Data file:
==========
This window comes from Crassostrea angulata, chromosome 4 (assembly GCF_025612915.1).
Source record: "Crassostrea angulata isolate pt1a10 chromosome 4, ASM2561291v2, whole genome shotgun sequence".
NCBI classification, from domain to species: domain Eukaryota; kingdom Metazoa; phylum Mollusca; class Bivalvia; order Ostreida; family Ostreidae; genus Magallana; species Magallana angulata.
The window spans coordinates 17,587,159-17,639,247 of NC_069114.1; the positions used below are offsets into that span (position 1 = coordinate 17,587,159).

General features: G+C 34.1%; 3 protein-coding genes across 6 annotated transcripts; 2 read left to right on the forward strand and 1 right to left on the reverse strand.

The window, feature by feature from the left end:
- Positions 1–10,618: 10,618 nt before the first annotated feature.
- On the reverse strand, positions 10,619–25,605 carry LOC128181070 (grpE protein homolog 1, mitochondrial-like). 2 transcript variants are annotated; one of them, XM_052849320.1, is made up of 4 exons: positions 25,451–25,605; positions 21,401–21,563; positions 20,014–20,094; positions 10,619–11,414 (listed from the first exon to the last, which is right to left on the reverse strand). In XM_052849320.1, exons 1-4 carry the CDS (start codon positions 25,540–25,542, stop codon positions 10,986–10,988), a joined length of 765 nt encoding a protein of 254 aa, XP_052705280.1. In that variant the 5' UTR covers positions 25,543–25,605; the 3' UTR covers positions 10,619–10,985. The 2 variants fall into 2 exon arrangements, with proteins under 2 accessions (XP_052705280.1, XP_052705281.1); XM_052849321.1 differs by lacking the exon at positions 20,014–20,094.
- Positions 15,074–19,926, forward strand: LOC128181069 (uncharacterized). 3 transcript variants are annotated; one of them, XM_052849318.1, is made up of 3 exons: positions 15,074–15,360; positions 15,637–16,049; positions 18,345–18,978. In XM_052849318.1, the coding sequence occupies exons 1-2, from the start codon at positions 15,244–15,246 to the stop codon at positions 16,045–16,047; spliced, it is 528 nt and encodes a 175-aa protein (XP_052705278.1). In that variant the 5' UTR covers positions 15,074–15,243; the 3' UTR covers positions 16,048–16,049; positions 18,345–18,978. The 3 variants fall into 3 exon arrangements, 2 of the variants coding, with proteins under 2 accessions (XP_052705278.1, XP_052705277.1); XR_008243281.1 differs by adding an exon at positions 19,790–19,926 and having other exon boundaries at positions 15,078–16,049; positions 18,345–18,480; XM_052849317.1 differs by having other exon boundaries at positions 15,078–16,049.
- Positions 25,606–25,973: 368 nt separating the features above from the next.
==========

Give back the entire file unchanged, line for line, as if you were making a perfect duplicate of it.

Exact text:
This window comes from Crassostrea angulata, chromosome 4 (assembly GCF_025612915.1).
Source record: "Crassostrea angulata isolate pt1a10 chromosome 4, ASM2561291v2, whole genome shotgun sequence".
NCBI classification, from domain to species: domain Eukaryota; kingdom Metazoa; phylum Mollusca; class Bivalvia; order Ostreida; family Ostreidae; genus Magallana; species Magallana angulata.
The window spans coordinates 17,587,159-17,639,247 of NC_069114.1; the positions used below are offsets into that span (position 1 = coordinate 17,587,159).

General features: G+C 34.1%; 3 protein-coding genes across 6 annotated transcripts; 2 read left to right on the forward strand and 1 right to left on the reverse strand.

The window, feature by feature from the left end:
- Positions 1–10,618: 10,618 nt before the first annotated feature.
- On the reverse strand, positions 10,619–25,605 carry LOC128181070 (grpE protein homolog 1, mitochondrial-like). 2 transcript variants are annotated; one of them, XM_052849320.1, is made up of 4 exons: positions 25,451–25,605; positions 21,401–21,563; positions 20,014–20,094; positions 10,619–11,414 (listed from the first exon to the last, which is right to left on the reverse strand). In XM_052849320.1, exons 1-4 carry the CDS (start codon positions 25,540–25,542, stop codon positions 10,986–10,988), a joined length of 765 nt encoding a protein of 254 aa, XP_052705280.1. In that variant the 5' UTR covers positions 25,543–25,605; the 3' UTR covers positions 10,619–10,985. The 2 variants fall into 2 exon arrangements, with proteins under 2 accessions (XP_052705280.1, XP_052705281.1); XM_052849321.1 differs by lacking the exon at positions 20,014–20,094.
- Positions 15,074–19,926, forward strand: LOC128181069 (uncharacterized). 3 transcript variants are annotated; one of them, XM_052849318.1, is made up of 3 exons: positions 15,074–15,360; positions 15,637–16,049; positions 18,345–18,978. In XM_052849318.1, the coding sequence occupies exons 1-2, from the start codon at positions 15,244–15,246 to the stop codon at positions 16,045–16,047; spliced, it is 528 nt and encodes a 175-aa protein (XP_052705278.1). In that variant the 5' UTR covers positions 15,074–15,243; the 3' UTR covers positions 16,048–16,049; positions 18,345–18,978. The 3 variants fall into 3 exon arrangements, 2 of the variants coding, with proteins under 2 accessions (XP_052705278.1, XP_052705277.1); XR_008243281.1 differs by adding an exon at positions 19,790–19,926 and having other exon boundaries at positions 15,078–16,049; positions 18,345–18,480; XM_052849317.1 differs by having other exon boundaries at positions 15,078–16,049.
- Positions 25,606–25,973: 368 nt separating the features above from the next.